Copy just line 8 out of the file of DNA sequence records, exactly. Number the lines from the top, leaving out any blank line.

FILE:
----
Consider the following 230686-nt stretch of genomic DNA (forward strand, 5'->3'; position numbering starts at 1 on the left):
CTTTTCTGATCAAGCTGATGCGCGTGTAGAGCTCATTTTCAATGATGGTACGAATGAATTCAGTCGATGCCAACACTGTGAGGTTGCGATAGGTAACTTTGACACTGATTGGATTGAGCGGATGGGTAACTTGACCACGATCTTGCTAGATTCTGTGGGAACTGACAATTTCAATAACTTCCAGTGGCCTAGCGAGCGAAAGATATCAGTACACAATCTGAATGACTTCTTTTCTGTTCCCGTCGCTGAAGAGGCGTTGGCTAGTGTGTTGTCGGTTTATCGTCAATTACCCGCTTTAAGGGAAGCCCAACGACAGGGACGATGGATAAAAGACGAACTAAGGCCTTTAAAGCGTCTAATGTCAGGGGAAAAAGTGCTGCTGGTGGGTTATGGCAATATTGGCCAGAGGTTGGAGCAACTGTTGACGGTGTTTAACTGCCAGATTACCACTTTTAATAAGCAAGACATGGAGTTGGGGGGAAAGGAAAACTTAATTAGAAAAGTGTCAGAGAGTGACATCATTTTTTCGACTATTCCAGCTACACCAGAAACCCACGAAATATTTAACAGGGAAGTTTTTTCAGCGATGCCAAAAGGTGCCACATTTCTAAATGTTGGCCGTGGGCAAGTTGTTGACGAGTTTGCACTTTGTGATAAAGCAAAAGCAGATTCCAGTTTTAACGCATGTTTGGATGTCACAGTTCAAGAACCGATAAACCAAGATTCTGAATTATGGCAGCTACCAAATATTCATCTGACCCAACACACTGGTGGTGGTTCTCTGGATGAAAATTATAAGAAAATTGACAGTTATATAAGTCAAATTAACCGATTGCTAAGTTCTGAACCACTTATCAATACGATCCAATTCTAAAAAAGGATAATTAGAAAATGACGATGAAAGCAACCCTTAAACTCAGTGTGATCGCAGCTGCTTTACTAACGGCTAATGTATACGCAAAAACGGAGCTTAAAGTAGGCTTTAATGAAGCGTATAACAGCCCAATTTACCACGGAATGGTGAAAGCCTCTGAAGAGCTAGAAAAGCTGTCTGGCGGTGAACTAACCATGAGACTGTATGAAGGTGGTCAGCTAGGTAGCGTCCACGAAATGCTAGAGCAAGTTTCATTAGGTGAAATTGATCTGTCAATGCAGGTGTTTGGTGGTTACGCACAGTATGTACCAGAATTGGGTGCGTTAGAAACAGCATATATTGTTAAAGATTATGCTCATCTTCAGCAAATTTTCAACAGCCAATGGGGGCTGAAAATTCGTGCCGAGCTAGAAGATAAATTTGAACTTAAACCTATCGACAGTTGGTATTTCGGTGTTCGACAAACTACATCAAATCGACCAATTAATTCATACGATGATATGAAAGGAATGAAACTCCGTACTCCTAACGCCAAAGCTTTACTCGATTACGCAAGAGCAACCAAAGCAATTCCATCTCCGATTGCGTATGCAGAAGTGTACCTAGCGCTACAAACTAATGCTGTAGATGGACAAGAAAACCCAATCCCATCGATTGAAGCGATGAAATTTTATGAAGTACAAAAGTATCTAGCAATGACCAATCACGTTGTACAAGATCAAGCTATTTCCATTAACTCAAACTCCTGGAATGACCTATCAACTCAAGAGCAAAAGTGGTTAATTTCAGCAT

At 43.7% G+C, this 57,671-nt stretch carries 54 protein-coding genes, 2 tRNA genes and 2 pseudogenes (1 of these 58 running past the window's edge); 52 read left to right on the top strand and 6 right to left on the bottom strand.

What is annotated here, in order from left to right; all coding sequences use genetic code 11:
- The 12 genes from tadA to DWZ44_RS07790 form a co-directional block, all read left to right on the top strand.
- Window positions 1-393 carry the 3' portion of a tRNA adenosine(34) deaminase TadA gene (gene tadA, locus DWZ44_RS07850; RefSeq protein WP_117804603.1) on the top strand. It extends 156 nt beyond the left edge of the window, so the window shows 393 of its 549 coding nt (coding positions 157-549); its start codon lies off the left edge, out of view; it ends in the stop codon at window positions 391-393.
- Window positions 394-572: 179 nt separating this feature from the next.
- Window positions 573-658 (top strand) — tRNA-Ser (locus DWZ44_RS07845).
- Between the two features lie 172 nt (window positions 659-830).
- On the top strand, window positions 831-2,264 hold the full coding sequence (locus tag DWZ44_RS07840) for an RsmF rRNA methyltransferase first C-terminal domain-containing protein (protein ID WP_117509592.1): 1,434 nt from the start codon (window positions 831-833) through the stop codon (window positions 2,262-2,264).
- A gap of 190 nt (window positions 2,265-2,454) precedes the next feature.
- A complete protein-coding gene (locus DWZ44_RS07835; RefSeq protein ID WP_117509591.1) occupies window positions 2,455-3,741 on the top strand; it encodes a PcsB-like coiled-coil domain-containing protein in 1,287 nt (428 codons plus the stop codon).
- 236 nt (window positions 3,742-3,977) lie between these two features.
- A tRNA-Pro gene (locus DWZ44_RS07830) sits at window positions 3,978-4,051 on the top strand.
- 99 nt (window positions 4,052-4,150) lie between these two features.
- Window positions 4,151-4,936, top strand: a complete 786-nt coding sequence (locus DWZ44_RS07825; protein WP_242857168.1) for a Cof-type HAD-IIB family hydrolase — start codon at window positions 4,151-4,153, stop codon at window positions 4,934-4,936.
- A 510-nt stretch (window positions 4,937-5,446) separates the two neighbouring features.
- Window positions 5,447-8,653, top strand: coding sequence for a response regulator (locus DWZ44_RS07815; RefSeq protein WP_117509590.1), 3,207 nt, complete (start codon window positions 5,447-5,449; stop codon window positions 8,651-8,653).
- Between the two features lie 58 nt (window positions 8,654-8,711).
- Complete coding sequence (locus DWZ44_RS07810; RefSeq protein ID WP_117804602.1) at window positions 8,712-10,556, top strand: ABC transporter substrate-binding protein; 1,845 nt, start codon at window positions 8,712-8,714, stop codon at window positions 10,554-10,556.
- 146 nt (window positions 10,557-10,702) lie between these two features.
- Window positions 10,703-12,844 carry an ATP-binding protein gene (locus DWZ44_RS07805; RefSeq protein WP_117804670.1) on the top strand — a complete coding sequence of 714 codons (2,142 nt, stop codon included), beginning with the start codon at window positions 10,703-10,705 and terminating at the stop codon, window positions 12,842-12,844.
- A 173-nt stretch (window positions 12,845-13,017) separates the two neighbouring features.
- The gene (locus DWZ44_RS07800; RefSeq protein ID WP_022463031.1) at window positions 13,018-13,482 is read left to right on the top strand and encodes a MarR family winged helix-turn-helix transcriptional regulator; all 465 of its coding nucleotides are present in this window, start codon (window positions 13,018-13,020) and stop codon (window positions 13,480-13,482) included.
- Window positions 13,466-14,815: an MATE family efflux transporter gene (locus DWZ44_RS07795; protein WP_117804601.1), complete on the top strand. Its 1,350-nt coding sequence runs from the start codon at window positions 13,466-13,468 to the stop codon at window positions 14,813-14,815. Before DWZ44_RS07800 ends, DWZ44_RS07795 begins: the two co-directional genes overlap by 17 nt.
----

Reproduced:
- Window positions 573-658 (top strand) — tRNA-Ser (locus DWZ44_RS07845).